Tip & How-To about Chevrolet Caprice

Where's The Fuse?

One of the most common questions asked in online auto repair forums is "Where's the fuse that goes to...[whatever]?" The reason this is so common is because in today's automobiles, 80% of all the problems experienced by the car owner are electrical in nature......(some electrical device is not working). It may be a power window, a power door lock, a radio, a tail light or a navigation system, just to name a few.

Here's the problem with that question:

Contrary to popular belief, fuses are NEVER the CAUSE of an electrical circuit problem. Blown fuses are ALWAYS the RESULT of an electrical circuit failure. I am continuously hearing the phrase "It's just a blown fuse" or "I think it's just a fuse issue". My response to that is WHAT??? There is no such thing as "just" a blown fuse! Fuses don't just go around blowing themselves out in an effort to make your day miserable. Fuses are electrical SAFETY VALVES. Any time there is a blown fuse, this means that there was an electrical overload that was threatening to burn your car to the ground!

In today's cars and trucks, there are literally miles of wire connecting all of the electrical components. Some are high amperage circuits that power things like motors and some are very low power circuits running on less than two volts for things like oxygen sensor circuits. All of these circuits, however, are connected to the vehicle battery in one way or another. All of these wires are bundled together neatly in what is called a wiring harness.

The fuse has the job of allowing enough power to run the circuit, while being weak enough to be the first part that will burn in the event of a short circuit or overload. This is so the wires themselves do not burn. When the fuse blows, it turns the electrical power off to the offending circuit.

A short circuit or electrical overload causes the wires to overheat. When the wires heat up, the plastic insulation melts off of them. The wire can then burn through the insulation in the wire next to it and cause it to overload. The next thing you know, you have a hundred different wires burning in the same vehicle because of one little short circuit.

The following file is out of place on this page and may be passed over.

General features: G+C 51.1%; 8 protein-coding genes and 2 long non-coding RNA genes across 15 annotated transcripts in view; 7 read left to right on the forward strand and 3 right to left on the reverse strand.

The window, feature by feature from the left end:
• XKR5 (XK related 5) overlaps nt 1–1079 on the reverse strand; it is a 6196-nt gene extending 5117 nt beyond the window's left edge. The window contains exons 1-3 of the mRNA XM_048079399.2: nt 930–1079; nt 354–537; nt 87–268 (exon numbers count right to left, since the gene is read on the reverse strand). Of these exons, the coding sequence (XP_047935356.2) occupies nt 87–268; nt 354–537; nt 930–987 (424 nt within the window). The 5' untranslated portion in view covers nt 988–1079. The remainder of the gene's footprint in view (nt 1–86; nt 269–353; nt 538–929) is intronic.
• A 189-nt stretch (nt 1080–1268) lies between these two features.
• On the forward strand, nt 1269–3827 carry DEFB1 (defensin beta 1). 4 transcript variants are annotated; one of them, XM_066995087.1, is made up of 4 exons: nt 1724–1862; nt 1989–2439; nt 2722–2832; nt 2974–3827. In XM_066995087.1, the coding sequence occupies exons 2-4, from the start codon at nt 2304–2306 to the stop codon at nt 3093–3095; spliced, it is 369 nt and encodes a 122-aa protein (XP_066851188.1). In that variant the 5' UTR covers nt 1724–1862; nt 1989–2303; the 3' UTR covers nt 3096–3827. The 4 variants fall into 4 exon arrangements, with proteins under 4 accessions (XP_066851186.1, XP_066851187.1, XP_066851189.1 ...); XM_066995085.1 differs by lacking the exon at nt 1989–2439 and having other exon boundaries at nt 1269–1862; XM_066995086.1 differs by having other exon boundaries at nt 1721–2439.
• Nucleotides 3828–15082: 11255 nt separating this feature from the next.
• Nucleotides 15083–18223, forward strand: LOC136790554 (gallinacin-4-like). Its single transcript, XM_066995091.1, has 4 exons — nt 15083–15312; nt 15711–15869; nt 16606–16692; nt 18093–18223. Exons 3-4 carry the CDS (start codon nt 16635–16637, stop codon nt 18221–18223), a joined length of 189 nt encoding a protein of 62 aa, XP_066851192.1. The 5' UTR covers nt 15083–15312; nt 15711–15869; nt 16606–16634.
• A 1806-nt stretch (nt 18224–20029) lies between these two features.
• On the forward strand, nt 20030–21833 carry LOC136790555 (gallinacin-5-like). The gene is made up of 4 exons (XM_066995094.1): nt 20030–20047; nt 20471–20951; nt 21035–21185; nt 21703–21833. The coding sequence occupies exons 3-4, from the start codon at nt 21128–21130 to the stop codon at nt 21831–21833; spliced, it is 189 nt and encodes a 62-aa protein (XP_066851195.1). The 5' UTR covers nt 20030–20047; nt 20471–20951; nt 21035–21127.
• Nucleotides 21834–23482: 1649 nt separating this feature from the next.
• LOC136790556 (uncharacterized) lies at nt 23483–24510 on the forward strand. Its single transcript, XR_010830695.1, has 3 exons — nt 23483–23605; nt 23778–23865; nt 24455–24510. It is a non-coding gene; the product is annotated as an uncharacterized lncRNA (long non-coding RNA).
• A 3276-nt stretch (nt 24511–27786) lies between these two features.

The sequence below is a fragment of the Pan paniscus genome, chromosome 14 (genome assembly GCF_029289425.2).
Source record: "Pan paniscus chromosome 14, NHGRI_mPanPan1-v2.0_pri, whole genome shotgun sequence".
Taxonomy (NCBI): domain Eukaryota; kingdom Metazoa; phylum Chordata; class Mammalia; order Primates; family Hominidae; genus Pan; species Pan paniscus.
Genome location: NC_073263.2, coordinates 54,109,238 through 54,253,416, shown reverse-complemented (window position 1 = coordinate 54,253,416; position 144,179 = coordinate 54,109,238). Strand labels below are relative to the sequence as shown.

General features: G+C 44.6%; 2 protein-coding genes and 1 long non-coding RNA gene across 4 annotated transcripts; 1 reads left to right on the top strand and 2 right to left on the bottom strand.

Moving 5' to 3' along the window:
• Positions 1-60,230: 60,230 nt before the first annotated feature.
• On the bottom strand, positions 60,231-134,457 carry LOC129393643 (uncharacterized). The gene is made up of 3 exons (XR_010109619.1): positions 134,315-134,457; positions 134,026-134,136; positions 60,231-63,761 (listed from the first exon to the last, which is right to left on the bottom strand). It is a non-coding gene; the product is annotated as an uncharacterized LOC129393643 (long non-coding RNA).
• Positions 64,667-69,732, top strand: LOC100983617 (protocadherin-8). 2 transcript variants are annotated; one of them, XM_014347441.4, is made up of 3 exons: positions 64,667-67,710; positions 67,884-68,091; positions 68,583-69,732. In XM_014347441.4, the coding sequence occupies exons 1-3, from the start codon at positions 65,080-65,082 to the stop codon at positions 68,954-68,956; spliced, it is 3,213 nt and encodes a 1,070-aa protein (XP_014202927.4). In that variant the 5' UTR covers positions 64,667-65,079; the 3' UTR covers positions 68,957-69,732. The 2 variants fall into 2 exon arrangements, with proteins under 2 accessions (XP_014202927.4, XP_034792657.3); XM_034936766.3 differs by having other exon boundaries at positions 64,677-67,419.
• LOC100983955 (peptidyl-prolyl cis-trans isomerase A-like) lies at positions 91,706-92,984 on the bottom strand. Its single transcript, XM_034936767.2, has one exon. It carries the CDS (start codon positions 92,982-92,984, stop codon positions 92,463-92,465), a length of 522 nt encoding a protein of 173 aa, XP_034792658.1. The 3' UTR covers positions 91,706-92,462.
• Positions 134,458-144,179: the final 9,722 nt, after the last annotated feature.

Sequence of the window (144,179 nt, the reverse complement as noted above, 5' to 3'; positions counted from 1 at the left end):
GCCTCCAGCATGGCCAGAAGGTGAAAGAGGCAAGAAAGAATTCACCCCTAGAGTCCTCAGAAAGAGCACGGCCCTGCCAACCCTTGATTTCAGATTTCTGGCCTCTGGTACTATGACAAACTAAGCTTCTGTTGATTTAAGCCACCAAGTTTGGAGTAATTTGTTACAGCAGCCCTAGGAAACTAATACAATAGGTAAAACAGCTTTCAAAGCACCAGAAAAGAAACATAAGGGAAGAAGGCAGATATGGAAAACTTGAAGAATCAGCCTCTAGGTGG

The fuse that blew just finished preventing this from happening. It gave its life to stop your vehicle from lighting up like a bad dream from "The Abominable Torch Visits The Fireworks Factory". To replace this fuse and not find out and correct the reason WHY it blew in the first place, will only cause another innocent little fuse to have to give up its life to keep your vehicle from toasting. In this case, the first fuse will have died in vain!

If you are going to try to fix an electrical problem in your vehicle there are a few things that you must have to get the job done.

1. You need a fairly good understanding of how an automotive electrical system works. If you don't have this understanding you are headed for certain disaster and disappointment. Many community colleges as well as several online educational resources offer training in this area. I highly recommend getting at least some basic training. Even if you don't use this training to fix your own car, it will help you to understand what is going on at the shop when you take your car in for repair.

2. At the least you will need basic electrical system testing equipment. A digital volt/ohm meter and a 12 volt test light with a long cable will do in most cases. A set of long test leads, alligator clips, a few jumper leads, and some back-probing pins are also recommended. You want the long leads because it is always best to connect directly to the battery ground when testing power circuits and directly to battery positive when testing ground circuits. You can waste a lot of time and effort otherwise. Also be sure to get QUALITY equipment. I have seen a lot of misdiagnosis as the result of using a cheap test light that only works when it wants to.

3. You will need the wiring diagrams for the vehicle you are working on. This falls under item #1 above...you also need to know HOW to USE a wiring diagram. In the old days, automotive electrical systems were pretty simple and you could poke around with a test light until you found what you were looking for. In today's computerized cars and trucks, you have to know EXACTLY what you are poking on. Probing a wire with the wrong piece of equipment or with the wrong set-up can cost you a computer module in the blink of an eye.

Simply replacing a blown fuse will not fix your car. If you are not willing to go through all this and you are experiencing an electrical problem in your vehicle, I highly recommend that you don't waste your time and effort looking for the fuse. Probably 95% of all automotive electrical failures do not include a blown fuse anyway. The phrase "Check the fuse" is highly overrated.


-DTTECH
ASE Certified Master Automobile Technician

Other articles by dttech:
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